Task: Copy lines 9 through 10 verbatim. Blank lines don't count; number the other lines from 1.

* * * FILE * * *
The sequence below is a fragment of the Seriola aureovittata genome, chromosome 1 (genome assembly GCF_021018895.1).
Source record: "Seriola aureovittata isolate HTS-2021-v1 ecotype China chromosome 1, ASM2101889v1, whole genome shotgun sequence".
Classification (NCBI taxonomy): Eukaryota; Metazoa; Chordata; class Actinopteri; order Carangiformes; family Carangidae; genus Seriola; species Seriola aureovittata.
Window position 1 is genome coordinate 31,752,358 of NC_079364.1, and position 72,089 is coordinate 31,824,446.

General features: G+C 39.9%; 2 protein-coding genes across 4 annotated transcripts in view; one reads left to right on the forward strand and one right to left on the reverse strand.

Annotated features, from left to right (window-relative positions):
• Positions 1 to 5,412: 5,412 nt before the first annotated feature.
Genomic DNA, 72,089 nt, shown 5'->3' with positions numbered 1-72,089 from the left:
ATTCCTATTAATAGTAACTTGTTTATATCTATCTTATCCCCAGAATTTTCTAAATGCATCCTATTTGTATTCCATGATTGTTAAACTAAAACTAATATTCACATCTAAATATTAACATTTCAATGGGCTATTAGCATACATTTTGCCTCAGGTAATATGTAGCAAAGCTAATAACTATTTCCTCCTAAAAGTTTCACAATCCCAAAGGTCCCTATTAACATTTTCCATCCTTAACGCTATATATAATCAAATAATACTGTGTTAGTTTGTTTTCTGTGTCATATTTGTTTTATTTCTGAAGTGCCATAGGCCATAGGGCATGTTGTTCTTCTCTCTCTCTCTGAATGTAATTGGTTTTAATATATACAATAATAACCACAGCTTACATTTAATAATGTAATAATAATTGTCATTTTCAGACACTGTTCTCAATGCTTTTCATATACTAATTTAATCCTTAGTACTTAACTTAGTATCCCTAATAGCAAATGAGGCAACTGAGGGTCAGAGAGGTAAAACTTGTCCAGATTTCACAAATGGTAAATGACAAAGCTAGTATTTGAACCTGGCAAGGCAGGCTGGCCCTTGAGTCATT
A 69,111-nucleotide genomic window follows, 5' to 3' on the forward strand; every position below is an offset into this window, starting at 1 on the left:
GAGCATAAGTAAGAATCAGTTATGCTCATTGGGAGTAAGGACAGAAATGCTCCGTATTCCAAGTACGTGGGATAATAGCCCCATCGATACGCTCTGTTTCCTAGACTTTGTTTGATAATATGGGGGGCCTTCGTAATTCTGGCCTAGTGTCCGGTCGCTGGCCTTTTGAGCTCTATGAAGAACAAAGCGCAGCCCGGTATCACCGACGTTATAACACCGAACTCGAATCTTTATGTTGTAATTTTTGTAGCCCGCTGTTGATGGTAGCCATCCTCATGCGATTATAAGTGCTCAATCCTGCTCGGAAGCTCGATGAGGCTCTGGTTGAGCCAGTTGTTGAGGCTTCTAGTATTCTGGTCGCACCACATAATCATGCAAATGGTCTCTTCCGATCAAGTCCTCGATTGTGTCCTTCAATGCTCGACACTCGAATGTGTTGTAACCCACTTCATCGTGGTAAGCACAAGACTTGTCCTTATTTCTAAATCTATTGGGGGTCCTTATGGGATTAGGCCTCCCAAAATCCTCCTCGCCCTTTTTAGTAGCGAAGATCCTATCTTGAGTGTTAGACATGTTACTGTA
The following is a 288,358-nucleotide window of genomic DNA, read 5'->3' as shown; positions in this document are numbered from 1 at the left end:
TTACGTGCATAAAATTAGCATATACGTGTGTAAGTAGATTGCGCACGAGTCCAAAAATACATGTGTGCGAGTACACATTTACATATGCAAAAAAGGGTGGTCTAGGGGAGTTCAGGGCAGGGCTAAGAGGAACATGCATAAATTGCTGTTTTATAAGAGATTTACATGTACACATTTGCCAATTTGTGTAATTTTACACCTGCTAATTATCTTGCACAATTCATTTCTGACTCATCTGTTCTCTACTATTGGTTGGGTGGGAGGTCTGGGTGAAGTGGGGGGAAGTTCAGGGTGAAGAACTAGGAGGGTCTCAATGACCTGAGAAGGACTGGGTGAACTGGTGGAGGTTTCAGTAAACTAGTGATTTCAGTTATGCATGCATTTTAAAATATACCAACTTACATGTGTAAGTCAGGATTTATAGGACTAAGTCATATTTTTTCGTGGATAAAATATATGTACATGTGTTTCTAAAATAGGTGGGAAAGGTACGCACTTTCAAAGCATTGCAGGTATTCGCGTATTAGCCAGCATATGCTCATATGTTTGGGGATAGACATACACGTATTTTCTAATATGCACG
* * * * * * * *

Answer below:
ATTCCTATTAATAGTAACTTGTTTATATCTATCTTATCCCCAGAATTTTCTAAATGCATCCTATTTGTATTCCATGATTGTTAAACTAAAACTAATATTCACATCTAAATATTAACATTTCAATGGGCTATTAGCATACATTTTGCCTCAGGTAATATGTAGCAAAGCTAATAACTATTTCCTCCTAAAAGTTTCACAATCCCAAAGGTCCCTATTAACATTTTCCATCCTTAACGCTATATATAATCAAATAATACTGTGTTAGTTTGTTTTCTGTGTCATATTTGTTTTATTTCTGAAGTGCCATAGGCCATAGGGCATGTTGTTCTTCTCTCTCTCTCTGAATGTAATTGGTTTTAATATATACAATAATAACCACAGCTTACATTTAATAATGTAATAATAATTGTCATTTTCAGACACTGTTCTCAATGCTTTTCATATACTAATTTAATCCTTAGTACTTAACTTAGTATCCCTAATAGCAAATGAGGCAACTGAGGGTCAGAGAGGTAAAACTTGTCCAGATTTCACAAATGGTAAATGACAAAGCTAGTATTTGAACCTGGCAAGGCAGGCTGGCCCTTGAGTCATT
A 69,111-nucleotide genomic window follows, 5' to 3' on the forward strand; every position below is an offset into this window, starting at 1 on the left: